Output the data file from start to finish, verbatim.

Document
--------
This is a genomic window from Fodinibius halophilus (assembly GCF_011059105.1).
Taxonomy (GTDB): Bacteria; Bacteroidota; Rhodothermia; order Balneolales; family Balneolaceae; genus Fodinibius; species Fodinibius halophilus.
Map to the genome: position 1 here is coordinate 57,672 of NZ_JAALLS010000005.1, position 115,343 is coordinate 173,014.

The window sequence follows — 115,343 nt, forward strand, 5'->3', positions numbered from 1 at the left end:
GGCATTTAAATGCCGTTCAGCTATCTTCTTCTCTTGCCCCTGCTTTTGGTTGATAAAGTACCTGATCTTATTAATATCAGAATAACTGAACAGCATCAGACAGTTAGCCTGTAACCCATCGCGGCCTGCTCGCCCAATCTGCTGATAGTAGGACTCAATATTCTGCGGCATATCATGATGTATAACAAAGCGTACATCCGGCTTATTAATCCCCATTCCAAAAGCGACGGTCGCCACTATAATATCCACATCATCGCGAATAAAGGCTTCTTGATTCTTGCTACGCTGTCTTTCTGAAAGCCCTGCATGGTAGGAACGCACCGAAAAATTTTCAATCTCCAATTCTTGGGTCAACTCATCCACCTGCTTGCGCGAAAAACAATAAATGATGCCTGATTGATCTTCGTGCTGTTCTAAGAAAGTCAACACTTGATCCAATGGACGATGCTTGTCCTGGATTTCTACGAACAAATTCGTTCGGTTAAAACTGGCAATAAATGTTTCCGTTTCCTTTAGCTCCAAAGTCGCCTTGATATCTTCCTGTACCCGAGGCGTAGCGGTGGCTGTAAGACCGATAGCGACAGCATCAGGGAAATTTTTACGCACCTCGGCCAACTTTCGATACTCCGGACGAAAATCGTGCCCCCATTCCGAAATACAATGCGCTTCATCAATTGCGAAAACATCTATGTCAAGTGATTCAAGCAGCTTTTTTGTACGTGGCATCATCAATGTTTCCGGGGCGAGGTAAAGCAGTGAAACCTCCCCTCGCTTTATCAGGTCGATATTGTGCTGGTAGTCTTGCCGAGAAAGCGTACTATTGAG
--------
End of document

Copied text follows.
This is a genomic window from Fodinibius halophilus (assembly GCF_011059105.1).
Taxonomy (GTDB): Bacteria; Bacteroidota; Rhodothermia; order Balneolales; family Balneolaceae; genus Fodinibius; species Fodinibius halophilus.
Map to the genome: position 1 here is coordinate 57,672 of NZ_JAALLS010000005.1, position 115,343 is coordinate 173,014.

The window sequence follows — 115,343 nt, forward strand, 5'->3', positions numbered from 1 at the left end:
GGCATTTAAATGCCGTTCAGCTATCTTCTTCTCTTGCCCCTGCTTTTGGTTGATAAAGTACCTGATCTTATTAATATCAGAATAACTGAACAGCATCAGACAGTTAGCCTGTAACCCATCGCGGCCTGCTCGCCCAATCTGCTGATAGTAGGACTCAATATTCTGCGGCATATCATGATGTATAACAAAGCGTACATCCGGCTTATTAATCCCCATTCCAAAAGCGACGGTCGCCACTATAATATCCACATCATCGCGAATAAAGGCTTCTTGATTCTTGCTACGCTGTCTTTCTGAAAGCCCTGCATGGTAGGAACGCACCGAAAAATTTTCAATCTCCAATTCTTGGGTCAACTCATCCACCTGCTTGCGCGAAAAACAATAAATGATGCCTGATTGATCTTCGTGCTGTTCTAAGAAAGTCAACACTTGATCCAATGGACGATGCTTGTCCTGGATTTCTACGAACAAATTCGTTCGGTTAAAACTGGCAATAAATGTTTCCGTTTCCTTTAGCTCCAAAGTCGCCTTGATATCTTCCTGTACCCGAGGCGTAGCGGTGGCTGTAAGACCGATAGCGACAGCATCAGGGAAATTTTTACGCACCTCGGCCAACTTTCGATACTCCGGACGAAAATCGTGCCCCCATTCCGAAATACAATGCGCTTCATCAATTGCGAAAACATCTATGTCAAGTGATTCAAGCAGCTTTTTTGTACGTGGCATCATCAATGTTTCCGGGGCGAGGTAAAGCAGTGAAACCTCCCCTCGCTTTATCAGGTCGATATTGTGCTGGTAGTCTTGCCGAGAAAGCGTACTATTGAG